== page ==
A nano-debate has developed between Mark Cuban and Chris Anderson around the future of broadcast TV as predicted by George Gilder. Why would anyone chose TV as entertainment when a newsreader provides dynamic instapundrity (can I coin that?!)
Sarcasm aside, there are major issues with unmoderated controversies, the most significant being terms. It appears that Cuban has not read either of Gilder’s works but was commenting about this quote from a cable trade site:
“Does it still die?” He [Gilder] said, “TV is still dying. Followed by Hollywood. It fed a scarcity of a few channels. Advertising has collapsed. TV is living on fumes. TV’s strategy with ads on the Internet will also fail. You can’t push an ad on a consumer. In the future, no one will watch what he doesn’t want to see. The user becomes the producer.”
There is no time frame mentioned. This debate strikes a chord with Cuban because it centers around the R&D of his former company broadcast.com and (my hunch) his passion for sports which is a lynchpin in an argument for “live” events broadcast to millions of people (not currently possible via the internet). True to competitive form, Cuban has drawn a line in the sand with “Broadcast TV will never die.”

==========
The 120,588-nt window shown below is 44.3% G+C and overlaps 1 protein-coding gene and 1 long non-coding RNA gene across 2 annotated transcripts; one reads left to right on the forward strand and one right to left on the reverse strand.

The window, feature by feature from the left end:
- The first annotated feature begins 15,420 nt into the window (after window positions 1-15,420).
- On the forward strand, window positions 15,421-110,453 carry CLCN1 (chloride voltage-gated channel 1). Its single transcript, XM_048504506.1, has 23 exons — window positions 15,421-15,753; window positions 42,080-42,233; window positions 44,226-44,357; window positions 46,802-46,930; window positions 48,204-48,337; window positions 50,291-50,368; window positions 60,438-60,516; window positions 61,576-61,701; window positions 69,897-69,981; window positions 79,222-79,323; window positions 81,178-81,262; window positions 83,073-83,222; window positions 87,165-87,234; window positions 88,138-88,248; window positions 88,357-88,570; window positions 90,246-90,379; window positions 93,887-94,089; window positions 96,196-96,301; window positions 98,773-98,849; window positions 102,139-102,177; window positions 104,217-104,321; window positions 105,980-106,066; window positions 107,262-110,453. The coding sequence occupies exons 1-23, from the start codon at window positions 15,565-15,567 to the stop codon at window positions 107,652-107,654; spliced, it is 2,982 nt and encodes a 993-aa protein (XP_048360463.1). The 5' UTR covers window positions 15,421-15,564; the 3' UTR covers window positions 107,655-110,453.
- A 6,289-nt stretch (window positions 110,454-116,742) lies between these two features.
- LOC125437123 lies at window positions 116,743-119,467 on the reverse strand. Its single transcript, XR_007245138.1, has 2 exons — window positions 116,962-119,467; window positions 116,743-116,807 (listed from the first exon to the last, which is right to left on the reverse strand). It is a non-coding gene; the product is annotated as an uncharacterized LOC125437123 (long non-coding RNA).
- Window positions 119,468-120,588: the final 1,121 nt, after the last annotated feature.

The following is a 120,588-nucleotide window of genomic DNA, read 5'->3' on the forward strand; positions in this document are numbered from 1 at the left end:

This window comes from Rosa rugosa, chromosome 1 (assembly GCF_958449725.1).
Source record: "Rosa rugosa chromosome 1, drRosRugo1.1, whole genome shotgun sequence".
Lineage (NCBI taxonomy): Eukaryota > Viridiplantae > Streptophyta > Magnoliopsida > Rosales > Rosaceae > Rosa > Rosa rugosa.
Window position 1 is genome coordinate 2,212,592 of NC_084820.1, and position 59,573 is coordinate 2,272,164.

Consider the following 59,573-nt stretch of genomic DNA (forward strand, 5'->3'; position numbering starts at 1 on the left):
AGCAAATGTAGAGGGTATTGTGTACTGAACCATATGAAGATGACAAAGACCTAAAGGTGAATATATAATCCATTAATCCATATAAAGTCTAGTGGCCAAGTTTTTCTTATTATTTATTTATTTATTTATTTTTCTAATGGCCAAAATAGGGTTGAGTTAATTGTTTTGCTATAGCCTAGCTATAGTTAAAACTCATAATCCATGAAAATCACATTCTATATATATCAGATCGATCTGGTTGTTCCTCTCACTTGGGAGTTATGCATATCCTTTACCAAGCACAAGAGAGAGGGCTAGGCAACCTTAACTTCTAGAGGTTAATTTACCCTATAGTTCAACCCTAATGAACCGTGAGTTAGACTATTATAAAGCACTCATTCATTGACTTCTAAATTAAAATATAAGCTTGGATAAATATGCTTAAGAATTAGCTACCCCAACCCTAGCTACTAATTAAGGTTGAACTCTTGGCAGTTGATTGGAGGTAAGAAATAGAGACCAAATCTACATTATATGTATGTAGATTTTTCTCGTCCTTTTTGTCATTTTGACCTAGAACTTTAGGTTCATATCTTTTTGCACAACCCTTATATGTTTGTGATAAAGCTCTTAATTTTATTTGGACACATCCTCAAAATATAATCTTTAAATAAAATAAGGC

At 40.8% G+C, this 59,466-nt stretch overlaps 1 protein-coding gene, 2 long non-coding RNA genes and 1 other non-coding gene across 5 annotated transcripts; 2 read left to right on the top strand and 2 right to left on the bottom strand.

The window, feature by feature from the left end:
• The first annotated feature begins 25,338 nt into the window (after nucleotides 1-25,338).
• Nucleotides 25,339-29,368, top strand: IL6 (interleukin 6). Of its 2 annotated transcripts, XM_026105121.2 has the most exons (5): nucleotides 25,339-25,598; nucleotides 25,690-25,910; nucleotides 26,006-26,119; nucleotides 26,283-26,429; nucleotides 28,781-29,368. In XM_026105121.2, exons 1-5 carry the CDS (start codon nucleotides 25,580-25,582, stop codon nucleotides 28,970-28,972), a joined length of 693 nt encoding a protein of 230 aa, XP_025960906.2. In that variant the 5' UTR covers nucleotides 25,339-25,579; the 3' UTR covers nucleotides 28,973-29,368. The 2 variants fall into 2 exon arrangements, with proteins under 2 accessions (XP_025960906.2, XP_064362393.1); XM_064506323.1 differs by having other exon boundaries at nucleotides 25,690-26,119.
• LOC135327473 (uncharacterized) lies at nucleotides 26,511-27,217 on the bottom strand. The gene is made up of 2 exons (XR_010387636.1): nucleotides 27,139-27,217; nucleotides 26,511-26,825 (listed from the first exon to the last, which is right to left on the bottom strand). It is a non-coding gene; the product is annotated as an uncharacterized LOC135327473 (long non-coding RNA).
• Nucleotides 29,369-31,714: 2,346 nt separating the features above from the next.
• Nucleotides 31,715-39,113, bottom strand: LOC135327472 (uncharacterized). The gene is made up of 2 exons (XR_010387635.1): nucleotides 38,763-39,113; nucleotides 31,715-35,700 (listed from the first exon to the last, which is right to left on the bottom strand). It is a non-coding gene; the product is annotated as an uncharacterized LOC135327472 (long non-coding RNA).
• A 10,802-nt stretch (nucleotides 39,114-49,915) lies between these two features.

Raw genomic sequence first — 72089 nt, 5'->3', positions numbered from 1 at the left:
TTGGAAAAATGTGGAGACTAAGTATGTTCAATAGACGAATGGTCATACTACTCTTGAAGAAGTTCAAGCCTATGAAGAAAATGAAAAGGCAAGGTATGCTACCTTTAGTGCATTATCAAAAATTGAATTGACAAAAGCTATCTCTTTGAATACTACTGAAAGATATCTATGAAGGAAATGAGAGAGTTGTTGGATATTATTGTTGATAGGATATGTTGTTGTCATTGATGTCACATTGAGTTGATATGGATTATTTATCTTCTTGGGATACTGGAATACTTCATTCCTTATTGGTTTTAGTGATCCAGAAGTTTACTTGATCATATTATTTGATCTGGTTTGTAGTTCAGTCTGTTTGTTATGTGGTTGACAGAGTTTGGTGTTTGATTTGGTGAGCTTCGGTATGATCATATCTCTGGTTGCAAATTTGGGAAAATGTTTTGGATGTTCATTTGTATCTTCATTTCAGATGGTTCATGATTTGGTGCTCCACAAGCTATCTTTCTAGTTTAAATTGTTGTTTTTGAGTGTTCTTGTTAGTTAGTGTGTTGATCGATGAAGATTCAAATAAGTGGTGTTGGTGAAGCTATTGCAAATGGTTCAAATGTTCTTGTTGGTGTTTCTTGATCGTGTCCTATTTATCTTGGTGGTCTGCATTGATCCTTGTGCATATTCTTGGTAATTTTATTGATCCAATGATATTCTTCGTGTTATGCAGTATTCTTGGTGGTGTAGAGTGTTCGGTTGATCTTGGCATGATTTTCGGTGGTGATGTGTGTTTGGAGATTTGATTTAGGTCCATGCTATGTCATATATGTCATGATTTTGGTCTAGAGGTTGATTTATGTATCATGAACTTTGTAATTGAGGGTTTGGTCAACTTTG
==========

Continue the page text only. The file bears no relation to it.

Anderson brings his own biases, most notably his longtail model enamored of infinite choice.
What is amusing is that when you get someone blunt arguing with someone subtle there are communication issues and a lot of what is being said is either not up for debate or truism.
My own two cents:
It looks to me that traditional tv is, in fact, on the decline. There has been a massive migration to cable and satellite and today’s most acclaimed shows are not coming from the traditional networks. In fifty years, we have seen the steady migration away from “live” television and with PVRs a new migration to time shifting from channel programming to personal programming and further erosion of “live” events as people record sporting events.
If we look to younger demographics, broadcast tv is simply one of many many entertainment choices (music, dvd, video games, web, instant messaging). The splintering of content has ripped apart the cultural bonds of what past generations held in common (e.g. the theme song to Giligan’s Island). We only hear the faint echoes of that unity in Hollywood remakes who see the quick hit of market share akin to Madison avenue co-opting the music of their target demo for a commercial.
The remarks by Gilder (above), he appears to be speaking about the traditional tv business model (with advertising) and not specifically about a delivery medium. If that is the case, I agree with him. I also think that the “Super Bowl Scenario” has a compelling allure as a socialized behavior, but when people are watching what they want to watch, 80mm people aren’t going to watch the Super Bowl and the ones that do will pay for it.